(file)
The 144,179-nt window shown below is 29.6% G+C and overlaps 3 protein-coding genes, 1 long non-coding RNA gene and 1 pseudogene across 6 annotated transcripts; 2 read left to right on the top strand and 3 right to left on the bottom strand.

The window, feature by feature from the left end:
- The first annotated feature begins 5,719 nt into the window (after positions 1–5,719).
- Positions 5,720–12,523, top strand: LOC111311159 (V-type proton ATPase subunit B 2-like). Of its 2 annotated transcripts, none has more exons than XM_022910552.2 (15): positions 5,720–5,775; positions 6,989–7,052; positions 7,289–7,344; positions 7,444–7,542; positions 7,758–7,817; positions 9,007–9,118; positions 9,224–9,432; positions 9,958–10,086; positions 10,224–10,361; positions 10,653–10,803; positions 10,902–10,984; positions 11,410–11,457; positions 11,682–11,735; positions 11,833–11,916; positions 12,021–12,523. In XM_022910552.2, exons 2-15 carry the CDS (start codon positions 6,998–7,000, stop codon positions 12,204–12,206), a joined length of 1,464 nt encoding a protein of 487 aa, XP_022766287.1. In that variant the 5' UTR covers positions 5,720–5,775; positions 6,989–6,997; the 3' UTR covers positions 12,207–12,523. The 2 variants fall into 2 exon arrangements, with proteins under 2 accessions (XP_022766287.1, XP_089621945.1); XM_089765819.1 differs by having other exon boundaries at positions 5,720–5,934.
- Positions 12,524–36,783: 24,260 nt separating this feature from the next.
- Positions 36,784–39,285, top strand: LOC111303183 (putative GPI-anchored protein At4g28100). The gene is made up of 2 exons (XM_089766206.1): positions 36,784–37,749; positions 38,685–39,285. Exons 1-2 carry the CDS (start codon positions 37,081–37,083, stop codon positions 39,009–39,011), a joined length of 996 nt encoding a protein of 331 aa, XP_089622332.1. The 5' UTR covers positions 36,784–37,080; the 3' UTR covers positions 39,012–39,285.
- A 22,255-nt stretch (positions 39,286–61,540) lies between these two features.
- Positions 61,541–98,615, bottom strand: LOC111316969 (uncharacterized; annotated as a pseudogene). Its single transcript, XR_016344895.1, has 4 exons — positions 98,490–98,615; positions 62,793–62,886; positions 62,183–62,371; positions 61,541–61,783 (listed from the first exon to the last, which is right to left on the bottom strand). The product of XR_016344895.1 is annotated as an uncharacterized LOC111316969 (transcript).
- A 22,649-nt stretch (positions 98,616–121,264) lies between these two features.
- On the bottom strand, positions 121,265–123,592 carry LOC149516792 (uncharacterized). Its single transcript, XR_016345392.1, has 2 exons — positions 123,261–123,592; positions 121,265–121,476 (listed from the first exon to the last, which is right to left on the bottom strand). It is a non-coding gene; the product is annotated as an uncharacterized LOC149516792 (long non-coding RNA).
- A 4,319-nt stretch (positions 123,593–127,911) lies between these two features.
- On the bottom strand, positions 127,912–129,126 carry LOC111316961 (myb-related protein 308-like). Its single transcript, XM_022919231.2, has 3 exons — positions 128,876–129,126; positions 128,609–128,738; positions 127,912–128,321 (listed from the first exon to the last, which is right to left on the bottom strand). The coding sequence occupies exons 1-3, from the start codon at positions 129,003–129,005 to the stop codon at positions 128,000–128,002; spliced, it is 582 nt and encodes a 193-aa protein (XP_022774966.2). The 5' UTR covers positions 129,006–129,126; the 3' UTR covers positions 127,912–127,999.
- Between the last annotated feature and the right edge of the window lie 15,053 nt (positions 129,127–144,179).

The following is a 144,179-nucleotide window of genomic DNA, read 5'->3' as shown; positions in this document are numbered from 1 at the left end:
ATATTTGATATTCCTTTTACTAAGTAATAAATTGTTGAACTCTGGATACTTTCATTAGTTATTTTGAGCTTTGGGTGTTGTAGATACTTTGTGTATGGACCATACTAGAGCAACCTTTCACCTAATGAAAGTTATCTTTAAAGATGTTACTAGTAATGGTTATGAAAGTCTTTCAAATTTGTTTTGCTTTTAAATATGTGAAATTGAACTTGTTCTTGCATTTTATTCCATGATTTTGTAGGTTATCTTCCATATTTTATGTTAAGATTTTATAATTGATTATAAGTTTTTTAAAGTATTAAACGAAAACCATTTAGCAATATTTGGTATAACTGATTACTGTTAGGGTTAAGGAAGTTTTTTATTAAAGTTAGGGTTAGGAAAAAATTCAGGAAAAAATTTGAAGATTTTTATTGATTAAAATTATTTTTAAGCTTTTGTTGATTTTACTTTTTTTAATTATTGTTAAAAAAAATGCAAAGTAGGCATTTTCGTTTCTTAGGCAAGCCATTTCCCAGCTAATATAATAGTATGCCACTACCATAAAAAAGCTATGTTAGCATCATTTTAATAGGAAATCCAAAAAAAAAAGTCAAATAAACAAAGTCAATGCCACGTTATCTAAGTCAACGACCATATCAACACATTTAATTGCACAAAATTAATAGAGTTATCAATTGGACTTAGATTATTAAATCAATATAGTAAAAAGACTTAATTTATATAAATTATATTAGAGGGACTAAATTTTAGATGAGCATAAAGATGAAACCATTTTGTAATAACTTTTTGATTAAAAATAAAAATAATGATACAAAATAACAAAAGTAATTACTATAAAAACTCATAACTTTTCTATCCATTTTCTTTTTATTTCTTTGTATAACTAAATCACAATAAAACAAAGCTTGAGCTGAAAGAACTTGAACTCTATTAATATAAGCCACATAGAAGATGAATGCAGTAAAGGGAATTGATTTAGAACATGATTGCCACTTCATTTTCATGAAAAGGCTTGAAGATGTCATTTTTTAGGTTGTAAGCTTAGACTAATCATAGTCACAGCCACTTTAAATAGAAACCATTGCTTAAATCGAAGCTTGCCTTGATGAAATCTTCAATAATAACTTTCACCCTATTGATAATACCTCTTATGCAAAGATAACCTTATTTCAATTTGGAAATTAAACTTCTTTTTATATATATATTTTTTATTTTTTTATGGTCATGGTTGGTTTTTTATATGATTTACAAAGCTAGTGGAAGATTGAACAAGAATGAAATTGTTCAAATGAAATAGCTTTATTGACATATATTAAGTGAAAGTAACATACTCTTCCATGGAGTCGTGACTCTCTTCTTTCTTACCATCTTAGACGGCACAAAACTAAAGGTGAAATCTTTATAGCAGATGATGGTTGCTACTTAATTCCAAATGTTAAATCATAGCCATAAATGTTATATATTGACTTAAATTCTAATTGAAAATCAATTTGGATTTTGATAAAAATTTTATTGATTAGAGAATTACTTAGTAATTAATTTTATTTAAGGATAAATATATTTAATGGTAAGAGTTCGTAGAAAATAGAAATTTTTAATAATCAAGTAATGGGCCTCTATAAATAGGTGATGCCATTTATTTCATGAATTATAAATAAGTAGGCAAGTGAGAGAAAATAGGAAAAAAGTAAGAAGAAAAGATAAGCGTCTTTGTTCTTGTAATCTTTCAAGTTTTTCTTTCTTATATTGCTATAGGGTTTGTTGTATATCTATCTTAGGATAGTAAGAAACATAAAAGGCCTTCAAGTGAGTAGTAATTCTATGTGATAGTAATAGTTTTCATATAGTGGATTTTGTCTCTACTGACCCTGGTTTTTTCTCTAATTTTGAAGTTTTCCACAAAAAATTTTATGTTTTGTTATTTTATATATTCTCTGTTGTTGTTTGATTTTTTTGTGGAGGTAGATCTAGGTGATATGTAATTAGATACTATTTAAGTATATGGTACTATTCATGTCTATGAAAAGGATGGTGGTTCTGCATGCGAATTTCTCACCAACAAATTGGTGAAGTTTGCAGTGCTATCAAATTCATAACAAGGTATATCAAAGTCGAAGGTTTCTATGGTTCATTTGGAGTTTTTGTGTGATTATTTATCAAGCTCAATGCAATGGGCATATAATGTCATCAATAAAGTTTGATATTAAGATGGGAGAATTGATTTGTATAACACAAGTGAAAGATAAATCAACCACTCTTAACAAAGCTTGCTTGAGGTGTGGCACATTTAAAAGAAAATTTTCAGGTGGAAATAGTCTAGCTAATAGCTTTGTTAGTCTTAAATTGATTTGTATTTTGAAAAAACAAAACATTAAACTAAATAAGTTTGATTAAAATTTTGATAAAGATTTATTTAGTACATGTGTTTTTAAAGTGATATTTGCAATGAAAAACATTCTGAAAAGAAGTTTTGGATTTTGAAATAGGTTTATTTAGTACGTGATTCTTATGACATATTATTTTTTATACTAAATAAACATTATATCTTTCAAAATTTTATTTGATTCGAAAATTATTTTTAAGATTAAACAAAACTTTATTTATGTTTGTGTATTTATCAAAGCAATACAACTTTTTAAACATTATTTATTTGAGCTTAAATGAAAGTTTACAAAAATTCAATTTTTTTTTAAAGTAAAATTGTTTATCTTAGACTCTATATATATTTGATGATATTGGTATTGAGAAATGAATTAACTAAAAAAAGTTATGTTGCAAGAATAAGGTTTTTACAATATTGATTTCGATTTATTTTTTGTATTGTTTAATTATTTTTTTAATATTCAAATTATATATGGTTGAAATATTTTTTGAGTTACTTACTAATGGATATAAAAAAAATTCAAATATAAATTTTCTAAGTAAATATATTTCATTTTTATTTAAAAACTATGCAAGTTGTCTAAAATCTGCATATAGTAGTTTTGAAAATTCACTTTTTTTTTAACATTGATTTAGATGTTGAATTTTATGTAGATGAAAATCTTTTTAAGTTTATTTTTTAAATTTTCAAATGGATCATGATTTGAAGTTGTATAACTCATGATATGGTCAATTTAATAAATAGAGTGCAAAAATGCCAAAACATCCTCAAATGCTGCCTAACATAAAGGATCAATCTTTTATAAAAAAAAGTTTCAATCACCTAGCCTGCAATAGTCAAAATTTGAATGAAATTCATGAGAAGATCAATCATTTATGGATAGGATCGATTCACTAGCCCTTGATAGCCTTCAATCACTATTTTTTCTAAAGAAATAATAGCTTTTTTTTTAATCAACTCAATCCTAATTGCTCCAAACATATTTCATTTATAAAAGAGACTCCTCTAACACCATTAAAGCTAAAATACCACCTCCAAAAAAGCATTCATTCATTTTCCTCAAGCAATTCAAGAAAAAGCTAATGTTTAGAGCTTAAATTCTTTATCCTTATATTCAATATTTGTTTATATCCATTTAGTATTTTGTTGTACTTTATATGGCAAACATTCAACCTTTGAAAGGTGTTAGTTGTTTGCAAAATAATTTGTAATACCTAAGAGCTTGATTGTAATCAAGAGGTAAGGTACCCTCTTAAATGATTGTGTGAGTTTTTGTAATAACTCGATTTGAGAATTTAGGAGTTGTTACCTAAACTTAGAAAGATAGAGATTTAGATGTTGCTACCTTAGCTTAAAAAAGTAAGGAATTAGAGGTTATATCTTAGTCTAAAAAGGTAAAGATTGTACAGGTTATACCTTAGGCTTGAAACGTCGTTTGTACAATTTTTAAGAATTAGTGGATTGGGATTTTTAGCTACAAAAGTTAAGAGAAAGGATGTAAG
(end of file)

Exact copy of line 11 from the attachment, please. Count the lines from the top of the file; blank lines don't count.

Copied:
- A 4,319-nt stretch (positions 123,593–127,911) lies between these two features.